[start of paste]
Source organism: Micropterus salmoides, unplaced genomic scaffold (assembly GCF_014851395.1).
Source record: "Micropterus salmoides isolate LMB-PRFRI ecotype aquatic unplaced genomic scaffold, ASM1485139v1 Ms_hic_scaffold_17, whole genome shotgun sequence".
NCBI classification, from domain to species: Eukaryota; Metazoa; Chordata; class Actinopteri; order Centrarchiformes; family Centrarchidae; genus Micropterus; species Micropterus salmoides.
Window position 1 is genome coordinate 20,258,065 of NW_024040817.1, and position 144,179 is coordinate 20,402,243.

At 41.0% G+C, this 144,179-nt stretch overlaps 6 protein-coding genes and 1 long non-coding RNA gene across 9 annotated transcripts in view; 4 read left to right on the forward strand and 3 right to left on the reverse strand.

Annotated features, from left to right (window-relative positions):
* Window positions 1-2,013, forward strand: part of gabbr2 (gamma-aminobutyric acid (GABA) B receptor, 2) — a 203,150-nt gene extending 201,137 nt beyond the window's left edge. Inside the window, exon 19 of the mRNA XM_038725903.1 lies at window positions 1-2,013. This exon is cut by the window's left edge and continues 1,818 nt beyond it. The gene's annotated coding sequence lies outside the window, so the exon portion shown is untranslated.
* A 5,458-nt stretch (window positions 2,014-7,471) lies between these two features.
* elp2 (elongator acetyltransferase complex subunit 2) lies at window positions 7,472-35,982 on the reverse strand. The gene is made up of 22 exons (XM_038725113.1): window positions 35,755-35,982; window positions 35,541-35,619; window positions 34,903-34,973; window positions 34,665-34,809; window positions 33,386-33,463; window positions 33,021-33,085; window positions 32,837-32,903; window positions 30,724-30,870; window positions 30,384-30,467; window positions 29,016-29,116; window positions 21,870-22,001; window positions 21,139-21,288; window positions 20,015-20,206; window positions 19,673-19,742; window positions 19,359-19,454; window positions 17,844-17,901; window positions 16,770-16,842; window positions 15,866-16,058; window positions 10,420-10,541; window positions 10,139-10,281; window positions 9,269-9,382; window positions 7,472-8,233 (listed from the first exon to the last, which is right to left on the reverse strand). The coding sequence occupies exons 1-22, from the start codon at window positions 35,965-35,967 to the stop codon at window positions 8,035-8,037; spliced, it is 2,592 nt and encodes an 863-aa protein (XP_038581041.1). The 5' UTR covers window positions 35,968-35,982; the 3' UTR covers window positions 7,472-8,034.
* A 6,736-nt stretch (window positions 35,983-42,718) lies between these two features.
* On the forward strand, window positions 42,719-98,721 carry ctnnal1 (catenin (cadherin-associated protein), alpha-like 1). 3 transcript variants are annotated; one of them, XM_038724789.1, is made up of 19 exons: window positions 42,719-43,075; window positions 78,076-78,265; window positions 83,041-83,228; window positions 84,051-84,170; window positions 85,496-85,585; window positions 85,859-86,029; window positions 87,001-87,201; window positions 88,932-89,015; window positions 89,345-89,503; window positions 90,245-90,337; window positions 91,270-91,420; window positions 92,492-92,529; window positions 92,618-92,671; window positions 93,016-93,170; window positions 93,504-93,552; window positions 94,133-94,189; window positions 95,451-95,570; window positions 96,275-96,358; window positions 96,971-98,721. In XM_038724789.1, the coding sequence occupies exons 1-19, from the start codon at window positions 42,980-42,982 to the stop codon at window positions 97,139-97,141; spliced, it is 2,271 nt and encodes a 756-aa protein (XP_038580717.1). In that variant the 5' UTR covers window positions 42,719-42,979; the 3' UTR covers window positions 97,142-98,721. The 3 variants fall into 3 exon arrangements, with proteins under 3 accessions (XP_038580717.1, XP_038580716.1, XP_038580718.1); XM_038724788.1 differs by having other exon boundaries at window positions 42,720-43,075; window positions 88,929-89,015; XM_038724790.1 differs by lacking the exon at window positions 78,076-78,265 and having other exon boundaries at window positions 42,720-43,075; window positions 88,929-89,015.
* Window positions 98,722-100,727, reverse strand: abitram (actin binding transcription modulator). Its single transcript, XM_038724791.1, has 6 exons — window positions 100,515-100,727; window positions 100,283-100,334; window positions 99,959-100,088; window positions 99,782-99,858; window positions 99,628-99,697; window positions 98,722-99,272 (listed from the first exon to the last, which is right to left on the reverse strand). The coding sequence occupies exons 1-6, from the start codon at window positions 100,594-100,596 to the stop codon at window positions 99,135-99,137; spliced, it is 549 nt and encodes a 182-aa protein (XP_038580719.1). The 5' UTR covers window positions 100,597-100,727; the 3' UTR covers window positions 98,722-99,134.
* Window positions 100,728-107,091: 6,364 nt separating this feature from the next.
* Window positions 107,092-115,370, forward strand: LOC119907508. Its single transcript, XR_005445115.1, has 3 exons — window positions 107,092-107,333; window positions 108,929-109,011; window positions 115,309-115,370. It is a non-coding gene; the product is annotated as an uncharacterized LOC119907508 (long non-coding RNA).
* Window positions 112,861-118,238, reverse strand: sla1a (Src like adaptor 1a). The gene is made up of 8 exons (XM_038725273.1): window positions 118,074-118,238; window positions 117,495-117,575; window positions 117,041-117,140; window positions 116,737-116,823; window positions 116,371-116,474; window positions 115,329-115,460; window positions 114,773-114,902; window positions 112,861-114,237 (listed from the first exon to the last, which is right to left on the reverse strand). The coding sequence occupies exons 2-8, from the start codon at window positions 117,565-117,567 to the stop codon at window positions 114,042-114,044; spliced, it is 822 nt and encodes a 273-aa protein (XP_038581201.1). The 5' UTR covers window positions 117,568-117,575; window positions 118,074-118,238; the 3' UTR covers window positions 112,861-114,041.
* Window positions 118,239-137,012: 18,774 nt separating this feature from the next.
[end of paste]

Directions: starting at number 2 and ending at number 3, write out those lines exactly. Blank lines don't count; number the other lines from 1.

Source record: "Micropterus salmoides isolate LMB-PRFRI ecotype aquatic unplaced genomic scaffold, ASM1485139v1 Ms_hic_scaffold_17, whole genome shotgun sequence".
NCBI classification, from domain to species: Eukaryota; Metazoa; Chordata; class Actinopteri; order Centrarchiformes; family Centrarchidae; genus Micropterus; species Micropterus salmoides.